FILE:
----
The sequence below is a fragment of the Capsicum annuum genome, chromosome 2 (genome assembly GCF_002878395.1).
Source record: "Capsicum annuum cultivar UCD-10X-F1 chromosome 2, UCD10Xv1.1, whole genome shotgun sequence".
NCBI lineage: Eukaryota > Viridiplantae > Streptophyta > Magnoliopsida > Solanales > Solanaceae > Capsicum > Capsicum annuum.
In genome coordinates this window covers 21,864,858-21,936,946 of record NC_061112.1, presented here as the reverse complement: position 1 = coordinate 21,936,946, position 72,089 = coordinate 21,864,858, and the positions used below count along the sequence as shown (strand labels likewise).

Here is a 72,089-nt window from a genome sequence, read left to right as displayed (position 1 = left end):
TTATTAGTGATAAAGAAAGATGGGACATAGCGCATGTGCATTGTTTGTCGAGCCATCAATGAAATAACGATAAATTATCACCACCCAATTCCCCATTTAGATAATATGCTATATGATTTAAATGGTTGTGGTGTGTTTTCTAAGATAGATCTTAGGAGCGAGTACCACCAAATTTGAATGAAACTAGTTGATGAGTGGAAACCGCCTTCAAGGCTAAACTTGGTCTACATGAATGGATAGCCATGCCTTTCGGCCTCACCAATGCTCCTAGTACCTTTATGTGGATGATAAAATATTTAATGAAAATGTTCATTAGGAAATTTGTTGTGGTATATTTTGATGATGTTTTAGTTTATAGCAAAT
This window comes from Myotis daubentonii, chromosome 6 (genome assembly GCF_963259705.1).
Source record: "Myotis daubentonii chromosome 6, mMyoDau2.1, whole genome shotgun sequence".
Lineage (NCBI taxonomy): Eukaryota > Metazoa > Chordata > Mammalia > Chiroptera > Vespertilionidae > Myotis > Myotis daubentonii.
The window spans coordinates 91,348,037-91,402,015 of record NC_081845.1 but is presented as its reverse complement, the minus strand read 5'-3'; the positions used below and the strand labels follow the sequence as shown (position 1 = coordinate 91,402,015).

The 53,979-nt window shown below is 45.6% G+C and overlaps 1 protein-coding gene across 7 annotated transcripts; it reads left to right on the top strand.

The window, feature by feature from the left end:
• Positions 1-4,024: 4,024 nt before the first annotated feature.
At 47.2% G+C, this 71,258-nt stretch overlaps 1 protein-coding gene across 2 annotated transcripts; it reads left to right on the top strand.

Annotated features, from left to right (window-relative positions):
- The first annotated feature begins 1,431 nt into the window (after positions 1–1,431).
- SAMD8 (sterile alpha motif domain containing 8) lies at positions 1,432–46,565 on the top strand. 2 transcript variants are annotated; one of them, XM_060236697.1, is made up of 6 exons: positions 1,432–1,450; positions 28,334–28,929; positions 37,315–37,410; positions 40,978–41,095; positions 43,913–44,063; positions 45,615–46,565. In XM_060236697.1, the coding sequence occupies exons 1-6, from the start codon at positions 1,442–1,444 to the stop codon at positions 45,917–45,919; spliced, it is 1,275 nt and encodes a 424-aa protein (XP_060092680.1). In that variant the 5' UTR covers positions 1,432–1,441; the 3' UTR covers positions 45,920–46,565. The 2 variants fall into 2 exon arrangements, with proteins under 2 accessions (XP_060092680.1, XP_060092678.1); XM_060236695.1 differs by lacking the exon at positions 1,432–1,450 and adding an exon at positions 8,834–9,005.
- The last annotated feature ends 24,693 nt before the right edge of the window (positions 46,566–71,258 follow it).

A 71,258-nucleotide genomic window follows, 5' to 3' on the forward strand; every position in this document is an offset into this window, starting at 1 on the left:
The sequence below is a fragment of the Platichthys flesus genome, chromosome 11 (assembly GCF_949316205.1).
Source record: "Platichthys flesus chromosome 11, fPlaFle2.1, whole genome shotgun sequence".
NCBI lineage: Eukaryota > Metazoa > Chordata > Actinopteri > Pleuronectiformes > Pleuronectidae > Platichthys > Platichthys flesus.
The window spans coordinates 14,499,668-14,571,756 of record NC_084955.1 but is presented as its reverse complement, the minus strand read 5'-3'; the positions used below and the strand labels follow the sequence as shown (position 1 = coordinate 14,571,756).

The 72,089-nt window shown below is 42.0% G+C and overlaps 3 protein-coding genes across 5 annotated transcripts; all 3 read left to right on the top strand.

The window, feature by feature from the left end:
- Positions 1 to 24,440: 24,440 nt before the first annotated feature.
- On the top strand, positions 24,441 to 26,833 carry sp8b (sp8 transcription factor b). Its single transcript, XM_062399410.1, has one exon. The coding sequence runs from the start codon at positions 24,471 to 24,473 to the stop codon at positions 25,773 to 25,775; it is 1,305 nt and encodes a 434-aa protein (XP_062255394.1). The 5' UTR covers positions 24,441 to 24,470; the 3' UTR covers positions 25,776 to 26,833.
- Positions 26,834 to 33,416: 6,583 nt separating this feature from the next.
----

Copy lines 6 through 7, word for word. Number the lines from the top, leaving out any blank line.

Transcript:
TTATTAGTGATAAAGAAAGATGGGACATAGCGCATGTGCATTGTTTGTCGAGCCATCAATGAAATAACGATAAATTATCACCACCCAATTCCCCATTTAGATAATATGCTATATGATTTAAATGGTTGTGGTGTGTTTTCTAAGATAGATCTTAGGAGCGAGTACCACCAAATTTGAATGAAACTAGTTGATGAGTGGAAACCGCCTTCAAGGCTAAACTTGGTCTACATGAATGGATAGCCATGCCTTTCGGCCTCACCAATGCTCCTAGTACCTTTATGTGGATGATAAAATATTTAATGAAAATGTTCATTAGGAAATTTGTTGTGGTATATTTTGATGATGTTTTAGTTTATAGCAAAT
This window comes from Myotis daubentonii, chromosome 6 (genome assembly GCF_963259705.1).